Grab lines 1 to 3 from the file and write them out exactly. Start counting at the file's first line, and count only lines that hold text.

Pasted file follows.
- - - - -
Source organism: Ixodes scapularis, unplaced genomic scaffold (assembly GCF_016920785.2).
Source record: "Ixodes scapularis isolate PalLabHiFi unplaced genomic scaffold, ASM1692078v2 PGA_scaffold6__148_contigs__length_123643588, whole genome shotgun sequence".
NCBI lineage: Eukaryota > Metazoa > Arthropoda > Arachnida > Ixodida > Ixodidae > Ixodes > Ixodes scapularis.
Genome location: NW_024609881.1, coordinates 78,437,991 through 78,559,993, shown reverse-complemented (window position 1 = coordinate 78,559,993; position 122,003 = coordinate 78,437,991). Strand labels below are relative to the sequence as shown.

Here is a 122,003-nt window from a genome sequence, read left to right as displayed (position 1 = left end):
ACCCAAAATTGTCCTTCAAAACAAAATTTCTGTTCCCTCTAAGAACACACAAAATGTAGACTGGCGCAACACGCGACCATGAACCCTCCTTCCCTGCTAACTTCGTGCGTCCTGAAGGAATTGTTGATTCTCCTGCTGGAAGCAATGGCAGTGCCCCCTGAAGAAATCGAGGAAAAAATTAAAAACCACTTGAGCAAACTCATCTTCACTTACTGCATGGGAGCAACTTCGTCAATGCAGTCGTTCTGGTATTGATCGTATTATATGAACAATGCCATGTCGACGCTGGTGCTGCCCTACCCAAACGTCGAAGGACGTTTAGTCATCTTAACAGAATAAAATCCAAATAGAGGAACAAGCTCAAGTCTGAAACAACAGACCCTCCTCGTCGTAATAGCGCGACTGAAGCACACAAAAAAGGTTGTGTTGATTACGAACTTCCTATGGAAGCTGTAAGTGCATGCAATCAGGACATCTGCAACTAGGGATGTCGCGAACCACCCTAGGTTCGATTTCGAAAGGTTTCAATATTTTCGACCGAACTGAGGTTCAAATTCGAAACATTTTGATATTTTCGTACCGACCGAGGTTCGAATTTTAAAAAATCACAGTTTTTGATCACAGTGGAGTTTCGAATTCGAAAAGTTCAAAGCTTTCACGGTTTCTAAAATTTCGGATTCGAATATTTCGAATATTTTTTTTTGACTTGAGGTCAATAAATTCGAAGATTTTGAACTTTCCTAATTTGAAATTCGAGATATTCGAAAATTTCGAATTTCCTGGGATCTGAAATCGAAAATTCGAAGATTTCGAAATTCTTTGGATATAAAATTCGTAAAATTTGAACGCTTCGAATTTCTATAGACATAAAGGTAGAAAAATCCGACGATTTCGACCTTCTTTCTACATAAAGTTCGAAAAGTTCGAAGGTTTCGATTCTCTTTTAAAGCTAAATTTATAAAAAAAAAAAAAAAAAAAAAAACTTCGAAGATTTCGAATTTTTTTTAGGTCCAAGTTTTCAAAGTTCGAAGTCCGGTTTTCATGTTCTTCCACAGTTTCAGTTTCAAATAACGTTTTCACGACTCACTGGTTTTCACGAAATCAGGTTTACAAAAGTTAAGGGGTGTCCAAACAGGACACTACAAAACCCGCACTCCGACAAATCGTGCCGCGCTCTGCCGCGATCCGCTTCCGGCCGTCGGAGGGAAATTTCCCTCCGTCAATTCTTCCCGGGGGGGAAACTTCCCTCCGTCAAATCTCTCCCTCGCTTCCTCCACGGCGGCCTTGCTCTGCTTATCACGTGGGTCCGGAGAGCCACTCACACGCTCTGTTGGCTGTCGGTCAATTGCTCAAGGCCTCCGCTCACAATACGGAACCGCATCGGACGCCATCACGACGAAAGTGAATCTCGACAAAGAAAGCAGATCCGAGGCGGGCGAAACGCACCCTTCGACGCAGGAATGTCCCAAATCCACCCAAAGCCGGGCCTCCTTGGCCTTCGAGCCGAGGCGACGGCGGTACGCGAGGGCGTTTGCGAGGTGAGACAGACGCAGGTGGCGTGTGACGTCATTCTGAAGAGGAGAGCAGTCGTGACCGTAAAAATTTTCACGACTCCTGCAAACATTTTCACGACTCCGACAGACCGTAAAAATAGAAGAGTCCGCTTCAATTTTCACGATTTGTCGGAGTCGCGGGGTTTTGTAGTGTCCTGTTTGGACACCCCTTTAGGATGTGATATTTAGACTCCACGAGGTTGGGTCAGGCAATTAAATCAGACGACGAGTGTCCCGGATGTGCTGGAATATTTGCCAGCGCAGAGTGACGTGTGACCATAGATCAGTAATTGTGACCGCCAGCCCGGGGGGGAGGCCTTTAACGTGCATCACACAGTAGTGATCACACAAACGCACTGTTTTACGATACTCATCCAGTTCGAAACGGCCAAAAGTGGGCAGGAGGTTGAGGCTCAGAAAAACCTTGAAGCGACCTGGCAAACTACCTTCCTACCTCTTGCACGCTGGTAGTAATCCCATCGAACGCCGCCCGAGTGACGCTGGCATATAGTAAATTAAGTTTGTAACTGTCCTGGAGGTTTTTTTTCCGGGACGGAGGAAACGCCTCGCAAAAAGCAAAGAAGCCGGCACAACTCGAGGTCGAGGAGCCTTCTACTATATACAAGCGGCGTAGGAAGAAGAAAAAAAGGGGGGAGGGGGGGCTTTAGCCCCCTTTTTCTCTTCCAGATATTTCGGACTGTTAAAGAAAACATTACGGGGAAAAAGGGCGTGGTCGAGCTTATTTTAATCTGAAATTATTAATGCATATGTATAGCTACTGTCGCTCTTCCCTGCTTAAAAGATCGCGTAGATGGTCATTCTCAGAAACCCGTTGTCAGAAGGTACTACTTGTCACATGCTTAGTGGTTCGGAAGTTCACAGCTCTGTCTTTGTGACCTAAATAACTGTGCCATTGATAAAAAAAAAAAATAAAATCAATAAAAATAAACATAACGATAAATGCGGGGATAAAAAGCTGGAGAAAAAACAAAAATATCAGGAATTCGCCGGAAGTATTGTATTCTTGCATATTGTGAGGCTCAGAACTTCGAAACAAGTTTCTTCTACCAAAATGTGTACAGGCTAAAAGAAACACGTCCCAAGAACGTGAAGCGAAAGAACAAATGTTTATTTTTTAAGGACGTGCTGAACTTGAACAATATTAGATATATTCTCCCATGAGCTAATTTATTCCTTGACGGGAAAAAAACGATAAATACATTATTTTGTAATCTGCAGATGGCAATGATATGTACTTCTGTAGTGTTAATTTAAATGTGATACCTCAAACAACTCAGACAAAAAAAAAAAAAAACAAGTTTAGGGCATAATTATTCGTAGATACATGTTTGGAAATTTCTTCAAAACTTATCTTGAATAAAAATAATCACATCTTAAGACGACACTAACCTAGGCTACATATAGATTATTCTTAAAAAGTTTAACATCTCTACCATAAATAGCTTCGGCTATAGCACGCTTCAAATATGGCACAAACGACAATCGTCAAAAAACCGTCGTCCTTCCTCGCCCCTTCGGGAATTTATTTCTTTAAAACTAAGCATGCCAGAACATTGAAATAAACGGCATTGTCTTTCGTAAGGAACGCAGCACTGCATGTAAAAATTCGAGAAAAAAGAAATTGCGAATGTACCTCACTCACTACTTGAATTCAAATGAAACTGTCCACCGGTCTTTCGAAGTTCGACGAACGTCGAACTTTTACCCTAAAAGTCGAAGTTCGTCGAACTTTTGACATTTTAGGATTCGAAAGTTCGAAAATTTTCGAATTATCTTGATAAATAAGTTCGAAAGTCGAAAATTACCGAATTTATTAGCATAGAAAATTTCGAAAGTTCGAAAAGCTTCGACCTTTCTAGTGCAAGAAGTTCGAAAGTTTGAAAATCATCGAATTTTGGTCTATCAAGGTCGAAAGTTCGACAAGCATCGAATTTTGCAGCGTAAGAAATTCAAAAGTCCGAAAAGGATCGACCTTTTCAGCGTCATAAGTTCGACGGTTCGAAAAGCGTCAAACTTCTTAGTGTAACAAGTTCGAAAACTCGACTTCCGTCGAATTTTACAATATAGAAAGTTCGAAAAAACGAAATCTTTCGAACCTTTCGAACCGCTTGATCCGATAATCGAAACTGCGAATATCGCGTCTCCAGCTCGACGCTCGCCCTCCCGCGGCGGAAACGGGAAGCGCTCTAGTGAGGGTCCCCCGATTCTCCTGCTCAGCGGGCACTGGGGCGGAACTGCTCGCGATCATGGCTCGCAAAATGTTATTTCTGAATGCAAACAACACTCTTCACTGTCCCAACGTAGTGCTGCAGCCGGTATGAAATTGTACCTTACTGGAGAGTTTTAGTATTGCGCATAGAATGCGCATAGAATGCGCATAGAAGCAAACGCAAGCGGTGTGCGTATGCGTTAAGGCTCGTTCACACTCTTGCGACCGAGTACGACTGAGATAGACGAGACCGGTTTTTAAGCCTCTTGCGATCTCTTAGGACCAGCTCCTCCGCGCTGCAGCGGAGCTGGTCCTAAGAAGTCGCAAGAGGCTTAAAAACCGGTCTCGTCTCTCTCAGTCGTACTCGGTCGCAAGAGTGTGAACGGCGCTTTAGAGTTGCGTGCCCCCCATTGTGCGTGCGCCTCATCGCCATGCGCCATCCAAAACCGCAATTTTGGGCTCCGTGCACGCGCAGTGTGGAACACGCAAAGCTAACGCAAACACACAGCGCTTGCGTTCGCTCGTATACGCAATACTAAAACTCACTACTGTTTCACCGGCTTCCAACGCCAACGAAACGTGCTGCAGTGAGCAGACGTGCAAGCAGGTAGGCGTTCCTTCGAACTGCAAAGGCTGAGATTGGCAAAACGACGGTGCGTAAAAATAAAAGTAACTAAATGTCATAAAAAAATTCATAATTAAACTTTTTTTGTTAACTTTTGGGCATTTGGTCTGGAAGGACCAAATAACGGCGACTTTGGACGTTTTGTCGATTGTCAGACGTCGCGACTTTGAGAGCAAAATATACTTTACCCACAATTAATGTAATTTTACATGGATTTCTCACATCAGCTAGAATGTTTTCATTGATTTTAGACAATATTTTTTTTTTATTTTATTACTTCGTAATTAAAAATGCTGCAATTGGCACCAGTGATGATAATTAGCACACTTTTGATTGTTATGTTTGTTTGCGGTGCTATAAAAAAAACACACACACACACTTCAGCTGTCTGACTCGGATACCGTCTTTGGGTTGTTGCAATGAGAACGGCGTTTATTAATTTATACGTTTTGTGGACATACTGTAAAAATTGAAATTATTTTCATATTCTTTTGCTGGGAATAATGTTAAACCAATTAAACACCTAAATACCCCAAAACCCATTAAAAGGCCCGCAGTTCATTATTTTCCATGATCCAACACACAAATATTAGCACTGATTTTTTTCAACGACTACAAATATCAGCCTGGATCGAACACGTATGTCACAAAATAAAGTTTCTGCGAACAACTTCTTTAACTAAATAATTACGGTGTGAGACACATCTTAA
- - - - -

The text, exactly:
Source organism: Ixodes scapularis, unplaced genomic scaffold (assembly GCF_016920785.2).
Source record: "Ixodes scapularis isolate PalLabHiFi unplaced genomic scaffold, ASM1692078v2 PGA_scaffold6__148_contigs__length_123643588, whole genome shotgun sequence".
NCBI lineage: Eukaryota > Metazoa > Arthropoda > Arachnida > Ixodida > Ixodidae > Ixodes > Ixodes scapularis.